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Saturday, August 29, 2020


A novel smothered and oozing in rich colours, flavours and tastes. (Review by Fiona de Goede)

Loves and Miracles of Pistola by Hillary Prendini Toffoli is a novel smothered and oozing in rich colours, flavours and tastes – food plays an integral role in the life of Ettore, an ambitious young Italian boy from a tiny village in Italy. However, Pistola, as he is fondly known, has more than just a voracious appetite for food: he longs for adventure and the chance to escape the restrictions the village of Campino imposes on him.

Although Campino is a little village, the inhabitants are larger than life. Nonno Mario, Pistola’s grandfather, cooks sublimely and teaches Pistola all his skills. Frog risotto is his specialty! Then there is Zio Umberto, the butcher, with arms like Parma hams. Zia Andromaca is the village baker and the lovely aroma of her freshly-baked fare wafts in the air every morning. To add to the line-up of villagers, there is the coffin maker, the silkworm farmer and various other charming characters that add zest and zing to this tapestry of village life.

But Pistola is restless and feels stifled. His unrequited love for his second cousin Teresa is a further reason why he feels he needs to spread his wings and leave Campino. When it becomes clear that she is set on marrying the village bad boy, Pistola and his friends decide to accept the offer of a lifetime and head for Africa. Johannesburg, South Africa, to be precise. 

The South Africa of the 1950s, amid raging racism, offers Pistola and a further 109 Italian boys the opportunity to spread their wings and face an unknown future filled with travel and adventure. The Minister of Transport at the time, Ben Schoeman, deems it unacceptable that black waiters serve white passengers on the trains and the job is considered beneath whites. As waitering is accepted as a professional job in Italy, this seems to be the ideal solution.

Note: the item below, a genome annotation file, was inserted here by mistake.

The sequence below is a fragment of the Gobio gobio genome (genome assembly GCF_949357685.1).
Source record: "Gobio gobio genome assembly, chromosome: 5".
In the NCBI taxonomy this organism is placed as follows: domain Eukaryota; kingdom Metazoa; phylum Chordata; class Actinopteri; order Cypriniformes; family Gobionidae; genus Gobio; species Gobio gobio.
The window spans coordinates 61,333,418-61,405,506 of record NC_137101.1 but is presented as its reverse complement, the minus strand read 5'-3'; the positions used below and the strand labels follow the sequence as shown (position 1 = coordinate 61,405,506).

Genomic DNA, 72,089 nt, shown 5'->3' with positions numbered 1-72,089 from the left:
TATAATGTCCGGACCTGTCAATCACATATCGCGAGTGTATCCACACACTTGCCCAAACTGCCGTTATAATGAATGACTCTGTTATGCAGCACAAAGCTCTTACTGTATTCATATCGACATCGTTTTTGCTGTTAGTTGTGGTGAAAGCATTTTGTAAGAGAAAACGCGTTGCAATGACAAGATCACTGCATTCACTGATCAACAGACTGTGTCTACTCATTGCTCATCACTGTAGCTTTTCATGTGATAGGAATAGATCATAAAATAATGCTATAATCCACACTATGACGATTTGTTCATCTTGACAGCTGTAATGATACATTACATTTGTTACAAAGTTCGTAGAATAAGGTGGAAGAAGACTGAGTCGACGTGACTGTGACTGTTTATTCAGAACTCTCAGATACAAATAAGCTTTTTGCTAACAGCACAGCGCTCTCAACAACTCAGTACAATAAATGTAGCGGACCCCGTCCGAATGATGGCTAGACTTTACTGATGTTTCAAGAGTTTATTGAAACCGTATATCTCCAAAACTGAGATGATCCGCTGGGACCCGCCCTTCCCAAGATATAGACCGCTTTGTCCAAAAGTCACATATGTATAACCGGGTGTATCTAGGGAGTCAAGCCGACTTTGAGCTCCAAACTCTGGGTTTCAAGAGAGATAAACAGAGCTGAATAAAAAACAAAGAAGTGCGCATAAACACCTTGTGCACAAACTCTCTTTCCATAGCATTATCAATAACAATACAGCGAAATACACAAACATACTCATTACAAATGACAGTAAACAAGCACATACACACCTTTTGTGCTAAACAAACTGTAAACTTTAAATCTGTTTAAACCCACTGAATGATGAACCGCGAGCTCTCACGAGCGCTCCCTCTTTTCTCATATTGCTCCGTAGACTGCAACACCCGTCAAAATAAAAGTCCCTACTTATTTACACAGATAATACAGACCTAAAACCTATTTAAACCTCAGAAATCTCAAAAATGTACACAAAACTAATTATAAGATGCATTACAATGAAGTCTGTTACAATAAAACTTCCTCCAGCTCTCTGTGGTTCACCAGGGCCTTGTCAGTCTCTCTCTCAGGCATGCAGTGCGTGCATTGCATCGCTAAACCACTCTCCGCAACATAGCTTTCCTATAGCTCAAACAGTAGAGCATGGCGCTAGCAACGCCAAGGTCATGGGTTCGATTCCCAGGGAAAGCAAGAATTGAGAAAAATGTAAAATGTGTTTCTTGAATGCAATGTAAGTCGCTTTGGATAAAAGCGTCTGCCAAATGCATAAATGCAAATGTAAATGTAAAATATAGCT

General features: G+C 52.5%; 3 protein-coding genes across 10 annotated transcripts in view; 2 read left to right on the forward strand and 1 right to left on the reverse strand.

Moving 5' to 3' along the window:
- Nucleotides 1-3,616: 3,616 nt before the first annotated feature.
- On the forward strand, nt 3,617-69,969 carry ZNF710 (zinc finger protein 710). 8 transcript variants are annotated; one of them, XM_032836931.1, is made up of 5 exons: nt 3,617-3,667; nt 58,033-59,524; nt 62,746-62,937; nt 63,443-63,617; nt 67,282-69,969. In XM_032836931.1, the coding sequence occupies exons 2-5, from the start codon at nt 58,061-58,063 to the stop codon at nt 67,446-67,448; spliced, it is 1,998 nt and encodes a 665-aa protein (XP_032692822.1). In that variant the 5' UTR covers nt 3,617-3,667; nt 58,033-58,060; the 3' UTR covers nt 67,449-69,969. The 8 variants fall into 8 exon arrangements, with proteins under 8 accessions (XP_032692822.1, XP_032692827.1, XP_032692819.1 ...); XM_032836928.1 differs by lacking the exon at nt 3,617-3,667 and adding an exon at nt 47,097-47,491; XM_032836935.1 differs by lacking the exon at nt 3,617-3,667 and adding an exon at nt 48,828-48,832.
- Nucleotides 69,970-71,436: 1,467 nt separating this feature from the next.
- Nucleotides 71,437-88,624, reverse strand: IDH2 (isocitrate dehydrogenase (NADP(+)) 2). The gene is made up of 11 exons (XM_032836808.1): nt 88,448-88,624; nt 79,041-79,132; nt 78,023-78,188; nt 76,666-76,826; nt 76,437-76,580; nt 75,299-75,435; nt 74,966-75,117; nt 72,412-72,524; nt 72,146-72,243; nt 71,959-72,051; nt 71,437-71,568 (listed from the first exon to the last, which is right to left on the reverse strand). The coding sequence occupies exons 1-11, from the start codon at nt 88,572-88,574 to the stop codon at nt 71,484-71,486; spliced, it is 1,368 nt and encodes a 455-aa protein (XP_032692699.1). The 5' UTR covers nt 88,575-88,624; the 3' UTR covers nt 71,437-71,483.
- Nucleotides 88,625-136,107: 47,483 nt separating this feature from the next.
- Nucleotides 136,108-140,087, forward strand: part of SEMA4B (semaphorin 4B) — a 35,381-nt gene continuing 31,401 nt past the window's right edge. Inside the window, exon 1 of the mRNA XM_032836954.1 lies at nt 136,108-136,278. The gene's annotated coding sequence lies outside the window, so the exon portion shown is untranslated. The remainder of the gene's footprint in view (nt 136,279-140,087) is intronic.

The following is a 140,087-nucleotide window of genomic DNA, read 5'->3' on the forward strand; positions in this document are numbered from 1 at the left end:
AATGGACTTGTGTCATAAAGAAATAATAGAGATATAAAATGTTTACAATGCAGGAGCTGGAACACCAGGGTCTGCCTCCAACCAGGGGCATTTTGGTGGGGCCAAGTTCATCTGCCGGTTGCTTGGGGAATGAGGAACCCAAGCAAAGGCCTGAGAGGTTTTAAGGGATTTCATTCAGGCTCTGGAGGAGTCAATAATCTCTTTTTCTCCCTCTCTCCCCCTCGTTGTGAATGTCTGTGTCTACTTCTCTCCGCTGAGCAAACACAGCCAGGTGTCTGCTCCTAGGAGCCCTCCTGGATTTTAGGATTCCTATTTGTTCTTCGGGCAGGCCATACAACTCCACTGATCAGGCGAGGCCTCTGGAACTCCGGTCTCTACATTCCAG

After their contracts with the Railways ended, many of these young men stayed on in South Africa and opened trattorias serving typical Italian food – a far cry from the tinned spaghetti and bland macaroni and cheese which was the fare of that time and passed for Italian cuisine.

As the title of the book suggests, this is about Pistola’s loves and miracles – these appear in various shapes and guises. Pistola and his friends work hard but, being young hot-blooded Italians, playing hard features extensively in their after-hours pursuits. Parties in Hillbrow and Sophiatown where they rub shoulders with Miriam Makeba is just one of the incidents that is highlighted in the book. Pistola meets a young girl, Malikah, of District Six and realizes he is in love with her. However, the apartheid police thwart their illicit romance and he faces severe consequences. 

Throughout the book, the author describes the various characters in a rather stereotypical way but it manages to add charm and colour to the various role players. Two scenes stood out for me personally. One was the viewing of the promotional film shown to the Italian boys with the view of luring them to South Africa. This was truly enjoyable reading as I could visualize their awe and wonder at viewing scenes of magnificent beauty, wild animals, and gold virtually lying in the streets…

The description of a typical South African braai was another favourite: I could almost smell the charcoaled meat and taste the corn.

The author, Hillary Prendini Toffoli is based in Cape Town and is married to an Italian who spent the first 19 years of his life in a small Italian village. I recall reading many of her articles in Style magazine and therefore relished the thought of reading this, her first novel. She co-authored one other book and wrote many features for various South African publications.

Loves and Miracles of Pistola by Hillary Prendini Toffoli is published by Penguin Random House. ISBN 978-1-48590-433-5 - Fiona de Goede